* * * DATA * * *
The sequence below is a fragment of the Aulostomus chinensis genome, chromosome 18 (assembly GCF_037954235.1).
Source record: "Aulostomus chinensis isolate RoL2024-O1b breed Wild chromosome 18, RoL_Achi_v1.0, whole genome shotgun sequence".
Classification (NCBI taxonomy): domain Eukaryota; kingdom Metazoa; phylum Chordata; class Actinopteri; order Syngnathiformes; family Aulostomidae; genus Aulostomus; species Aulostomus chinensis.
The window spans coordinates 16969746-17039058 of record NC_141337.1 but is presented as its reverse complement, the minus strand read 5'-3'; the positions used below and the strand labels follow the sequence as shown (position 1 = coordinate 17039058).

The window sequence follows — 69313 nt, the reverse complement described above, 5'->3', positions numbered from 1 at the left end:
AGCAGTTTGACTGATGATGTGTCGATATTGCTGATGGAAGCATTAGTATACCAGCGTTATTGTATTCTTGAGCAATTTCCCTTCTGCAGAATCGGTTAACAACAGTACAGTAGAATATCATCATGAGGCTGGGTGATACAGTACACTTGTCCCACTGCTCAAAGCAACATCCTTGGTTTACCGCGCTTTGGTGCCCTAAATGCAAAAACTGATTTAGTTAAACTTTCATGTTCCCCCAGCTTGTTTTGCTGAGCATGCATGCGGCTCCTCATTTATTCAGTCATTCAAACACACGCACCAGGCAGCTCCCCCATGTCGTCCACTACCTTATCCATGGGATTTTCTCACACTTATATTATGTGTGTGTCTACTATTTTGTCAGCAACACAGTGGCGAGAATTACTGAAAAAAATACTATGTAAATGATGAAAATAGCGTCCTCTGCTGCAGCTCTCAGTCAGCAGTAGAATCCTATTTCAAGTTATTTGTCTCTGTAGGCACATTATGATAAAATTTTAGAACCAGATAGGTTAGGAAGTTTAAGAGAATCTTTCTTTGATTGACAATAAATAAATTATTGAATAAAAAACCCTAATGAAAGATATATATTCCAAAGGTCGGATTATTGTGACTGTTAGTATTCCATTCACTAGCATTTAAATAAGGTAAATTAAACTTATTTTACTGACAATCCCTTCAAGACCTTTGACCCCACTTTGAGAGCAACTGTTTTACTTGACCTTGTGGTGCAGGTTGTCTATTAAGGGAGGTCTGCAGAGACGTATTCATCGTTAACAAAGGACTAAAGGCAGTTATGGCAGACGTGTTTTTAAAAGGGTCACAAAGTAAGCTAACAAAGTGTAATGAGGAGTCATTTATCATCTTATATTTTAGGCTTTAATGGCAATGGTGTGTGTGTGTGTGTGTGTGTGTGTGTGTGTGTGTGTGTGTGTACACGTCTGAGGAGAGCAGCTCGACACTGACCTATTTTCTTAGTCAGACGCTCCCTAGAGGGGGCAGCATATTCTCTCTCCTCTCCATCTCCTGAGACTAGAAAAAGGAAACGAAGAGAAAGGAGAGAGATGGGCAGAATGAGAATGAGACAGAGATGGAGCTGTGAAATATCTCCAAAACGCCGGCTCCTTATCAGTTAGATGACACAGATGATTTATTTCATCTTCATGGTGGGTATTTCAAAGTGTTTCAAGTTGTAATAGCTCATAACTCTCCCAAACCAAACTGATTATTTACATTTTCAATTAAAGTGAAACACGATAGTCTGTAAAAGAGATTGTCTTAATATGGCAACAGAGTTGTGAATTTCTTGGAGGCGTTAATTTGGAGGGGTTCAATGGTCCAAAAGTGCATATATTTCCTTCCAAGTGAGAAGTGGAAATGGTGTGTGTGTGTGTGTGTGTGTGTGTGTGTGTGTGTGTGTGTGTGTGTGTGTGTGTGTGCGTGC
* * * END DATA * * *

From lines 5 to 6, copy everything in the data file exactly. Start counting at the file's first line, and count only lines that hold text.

The window sequence follows — 69313 nt, the reverse complement described above, 5'->3', positions numbered from 1 at the left end:
AGCAGTTTGACTGATGATGTGTCGATATTGCTGATGGAAGCATTAGTATACCAGCGTTATTGTATTCTTGAGCAATTTCCCTTCTGCAGAATCGGTTAACAACAGTACAGTAGAATATCATCATGAGGCTGGGTGATACAGTACACTTGTCCCACTGCTCAAAGCAACATCCTTGGTTTACCGCGCTTTGGTGCCCTAAATGCAAAAACTGATTTAGTTAAACTTTCATGTTCCCCCAGCTTGTTTTGCTGAGCATGCATGCGGCTCCTCATTTATTCAGTCATTCAAACACACGCACCAGGCAGCTCCCCCATGTCGTCCACTACCTTATCCATGGGATTTTCTCACACTTATATTATGTGTGTGTCTACTATTTTGTCAGCAACACAGTGGCGAGAATTACTGAAAAAAATACTATGTAAATGATGAAAATAGCGTCCTCTGCTGCAGCTCTCAGTCAGCAGTAGAATCCTATTTCAAGTTATTTGTCTCTGTAGGCACATTATGATAAAATTTTAGAACCAGATAGGTTAGGAAGTTTAAGAGAATCTTTCTTTGATTGACAATAAATAAATTATTGAATAAAAAACCCTAATGAAAGATATATATTCCAAAGGTCGGATTATTGTGACTGTTAGTATTCCATTCACTAGCATTTAAATAAGGTAAATTAAACTTATTTTACTGACAATCCCTTCAAGACCTTTGACCCCACTTTGAGAGCAACTGTTTTACTTGACCTTGTGGTGCAGGTTGTCTATTAAGGGAGGTCTGCAGAGACGTATTCATCGTTAACAAAGGACTAAAGGCAGTTATGGCAGACGTGTTTTTAAAAGGGTCACAAAGTAAGCTAACAAAGTGTAATGAGGAGTCATTTATCATCTTATATTTTAGGCTTTAATGGCAATGGTGTGTGTGTGTGTGTGTGTGTGTGTGTGTGTGTGTGTGTGTGTACACGTCTGAGGAGAGCAGCTCGACACTGACCTATTTTCTTAGTCAGACGCTCCCTAGAGGGGGCAGCATATTCTCTCTCCTCTCCATCTCCTGAGACTAGAAAAAGGAAACGAAGAGAAAGGAGAGAGATGGGCAGAATGAGAATGAGACAGAGATGGAGCTGTGAAATATCTCCAAAACGCCGGCTCCTTATCAGTTAGATGACACAGATGATTTATTTCATCTTCATGGTGGGTATTTCAAAGTGTTTCAAGTTGTAATAGCTCATAACTCTCCCAAACCAAACTGATTATTTACATTTTCAATTAAAGTGAAACACGATAGTCTGTAAAAGAGATTGTCTTAATATGGCAACAGAGTTGTGAATTTCTTGGAGGCGTTAATTTGGAGGGGTTCAATGGTCCAAAAGTGCATATATTTCCTTCCAAGTGAGAAGTGGAAATGGTGTGTGTGTGTGTGTGTGTGTGTGTGTGTGTGTGTGTGTGTGTGTGTGTGTGTGTGTGCGTGC